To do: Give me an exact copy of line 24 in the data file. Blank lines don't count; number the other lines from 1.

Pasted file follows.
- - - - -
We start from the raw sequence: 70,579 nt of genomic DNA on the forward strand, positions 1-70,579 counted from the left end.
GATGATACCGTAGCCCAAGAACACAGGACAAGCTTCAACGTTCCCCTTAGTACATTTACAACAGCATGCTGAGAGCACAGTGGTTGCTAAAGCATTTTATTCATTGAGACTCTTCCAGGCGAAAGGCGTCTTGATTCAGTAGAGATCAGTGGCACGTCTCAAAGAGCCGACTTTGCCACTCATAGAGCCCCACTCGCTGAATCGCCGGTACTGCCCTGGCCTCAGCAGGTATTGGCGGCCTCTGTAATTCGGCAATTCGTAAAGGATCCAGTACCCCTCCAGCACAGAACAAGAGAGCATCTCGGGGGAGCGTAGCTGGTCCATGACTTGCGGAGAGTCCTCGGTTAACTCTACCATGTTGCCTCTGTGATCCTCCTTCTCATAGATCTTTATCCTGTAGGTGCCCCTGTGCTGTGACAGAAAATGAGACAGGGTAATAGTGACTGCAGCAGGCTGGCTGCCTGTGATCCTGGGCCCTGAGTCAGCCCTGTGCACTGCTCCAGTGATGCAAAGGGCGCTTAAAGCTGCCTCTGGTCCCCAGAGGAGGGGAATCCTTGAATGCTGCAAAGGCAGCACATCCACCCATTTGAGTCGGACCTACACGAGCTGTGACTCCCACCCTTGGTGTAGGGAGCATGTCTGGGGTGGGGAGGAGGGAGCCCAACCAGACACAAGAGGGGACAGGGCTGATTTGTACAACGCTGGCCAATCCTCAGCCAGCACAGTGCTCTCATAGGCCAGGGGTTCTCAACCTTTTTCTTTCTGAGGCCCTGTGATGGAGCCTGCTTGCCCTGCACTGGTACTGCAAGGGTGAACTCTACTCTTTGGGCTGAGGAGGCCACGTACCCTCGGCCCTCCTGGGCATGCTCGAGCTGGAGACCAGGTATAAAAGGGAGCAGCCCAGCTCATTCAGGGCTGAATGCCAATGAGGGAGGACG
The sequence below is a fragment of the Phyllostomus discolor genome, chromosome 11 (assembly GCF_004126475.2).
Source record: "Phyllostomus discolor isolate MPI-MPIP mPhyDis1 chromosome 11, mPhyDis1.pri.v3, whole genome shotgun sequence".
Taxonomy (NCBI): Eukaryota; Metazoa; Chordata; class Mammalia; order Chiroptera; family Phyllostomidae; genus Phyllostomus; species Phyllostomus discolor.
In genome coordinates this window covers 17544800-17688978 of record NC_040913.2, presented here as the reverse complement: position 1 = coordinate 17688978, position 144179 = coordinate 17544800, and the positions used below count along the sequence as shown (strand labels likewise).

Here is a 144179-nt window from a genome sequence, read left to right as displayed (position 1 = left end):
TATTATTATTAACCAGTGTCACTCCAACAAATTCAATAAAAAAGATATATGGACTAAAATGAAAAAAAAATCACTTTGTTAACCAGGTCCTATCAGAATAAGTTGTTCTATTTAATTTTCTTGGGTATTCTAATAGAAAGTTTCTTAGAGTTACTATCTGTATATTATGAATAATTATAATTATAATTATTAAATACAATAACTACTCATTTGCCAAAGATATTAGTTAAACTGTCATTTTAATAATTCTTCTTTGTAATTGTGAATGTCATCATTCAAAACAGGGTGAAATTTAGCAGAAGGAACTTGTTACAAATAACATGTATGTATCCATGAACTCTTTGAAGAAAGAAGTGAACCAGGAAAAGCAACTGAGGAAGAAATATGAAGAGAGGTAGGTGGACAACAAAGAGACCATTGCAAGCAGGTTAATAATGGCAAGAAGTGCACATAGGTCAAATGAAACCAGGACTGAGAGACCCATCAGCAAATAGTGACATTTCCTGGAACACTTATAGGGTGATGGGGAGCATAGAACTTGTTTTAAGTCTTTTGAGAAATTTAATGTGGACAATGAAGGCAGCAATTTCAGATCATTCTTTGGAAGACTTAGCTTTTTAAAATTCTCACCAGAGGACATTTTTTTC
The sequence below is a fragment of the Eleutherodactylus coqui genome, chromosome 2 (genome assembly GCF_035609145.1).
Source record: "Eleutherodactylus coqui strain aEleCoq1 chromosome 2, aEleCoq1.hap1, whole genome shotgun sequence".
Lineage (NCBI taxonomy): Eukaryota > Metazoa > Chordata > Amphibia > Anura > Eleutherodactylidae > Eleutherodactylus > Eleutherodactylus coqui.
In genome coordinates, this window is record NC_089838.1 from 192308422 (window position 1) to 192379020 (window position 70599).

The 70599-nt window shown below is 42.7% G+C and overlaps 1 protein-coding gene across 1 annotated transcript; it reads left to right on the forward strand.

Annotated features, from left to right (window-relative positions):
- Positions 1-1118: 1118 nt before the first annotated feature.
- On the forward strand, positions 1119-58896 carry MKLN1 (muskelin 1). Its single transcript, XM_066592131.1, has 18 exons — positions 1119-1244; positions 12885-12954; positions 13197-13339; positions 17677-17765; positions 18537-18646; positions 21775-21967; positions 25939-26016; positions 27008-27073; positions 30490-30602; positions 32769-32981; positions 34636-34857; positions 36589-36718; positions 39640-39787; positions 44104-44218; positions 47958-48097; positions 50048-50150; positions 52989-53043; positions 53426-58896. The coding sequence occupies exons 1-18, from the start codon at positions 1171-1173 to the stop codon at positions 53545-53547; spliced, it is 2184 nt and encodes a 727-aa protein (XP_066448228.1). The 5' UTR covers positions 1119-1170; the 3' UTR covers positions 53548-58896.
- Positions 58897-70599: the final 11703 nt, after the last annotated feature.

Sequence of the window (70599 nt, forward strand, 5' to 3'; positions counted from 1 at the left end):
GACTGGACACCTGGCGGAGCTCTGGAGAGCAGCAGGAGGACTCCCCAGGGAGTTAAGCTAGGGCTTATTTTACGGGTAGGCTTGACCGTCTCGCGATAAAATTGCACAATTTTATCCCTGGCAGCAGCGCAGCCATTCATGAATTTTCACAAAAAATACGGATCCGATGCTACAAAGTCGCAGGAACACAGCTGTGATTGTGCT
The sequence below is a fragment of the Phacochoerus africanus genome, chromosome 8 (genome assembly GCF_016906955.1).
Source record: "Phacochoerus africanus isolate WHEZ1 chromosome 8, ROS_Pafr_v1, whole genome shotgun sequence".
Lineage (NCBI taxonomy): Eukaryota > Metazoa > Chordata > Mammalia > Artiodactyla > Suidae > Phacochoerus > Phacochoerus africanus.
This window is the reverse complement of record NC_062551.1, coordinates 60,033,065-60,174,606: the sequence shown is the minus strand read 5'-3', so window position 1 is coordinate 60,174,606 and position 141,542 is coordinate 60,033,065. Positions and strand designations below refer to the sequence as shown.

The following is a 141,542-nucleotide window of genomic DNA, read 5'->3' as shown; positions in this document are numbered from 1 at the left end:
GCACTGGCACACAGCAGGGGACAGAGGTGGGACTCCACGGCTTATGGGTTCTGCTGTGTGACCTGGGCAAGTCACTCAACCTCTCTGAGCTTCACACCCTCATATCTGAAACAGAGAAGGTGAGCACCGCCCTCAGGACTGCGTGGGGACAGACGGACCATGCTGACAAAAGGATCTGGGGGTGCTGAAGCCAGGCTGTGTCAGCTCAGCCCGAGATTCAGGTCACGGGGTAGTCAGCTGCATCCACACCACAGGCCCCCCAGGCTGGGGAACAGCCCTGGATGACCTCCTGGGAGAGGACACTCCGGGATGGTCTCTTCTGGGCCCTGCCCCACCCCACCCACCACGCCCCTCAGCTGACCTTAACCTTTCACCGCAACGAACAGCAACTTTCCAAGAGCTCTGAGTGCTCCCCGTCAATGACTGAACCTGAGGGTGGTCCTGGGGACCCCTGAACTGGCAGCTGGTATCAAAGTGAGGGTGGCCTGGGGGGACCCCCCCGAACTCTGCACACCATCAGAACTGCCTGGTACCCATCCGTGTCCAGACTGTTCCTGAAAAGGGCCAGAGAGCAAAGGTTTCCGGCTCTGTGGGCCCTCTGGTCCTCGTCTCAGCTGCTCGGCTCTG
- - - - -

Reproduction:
The following is a 141,542-nucleotide window of genomic DNA, read 5'->3' as shown; positions in this document are numbered from 1 at the left end: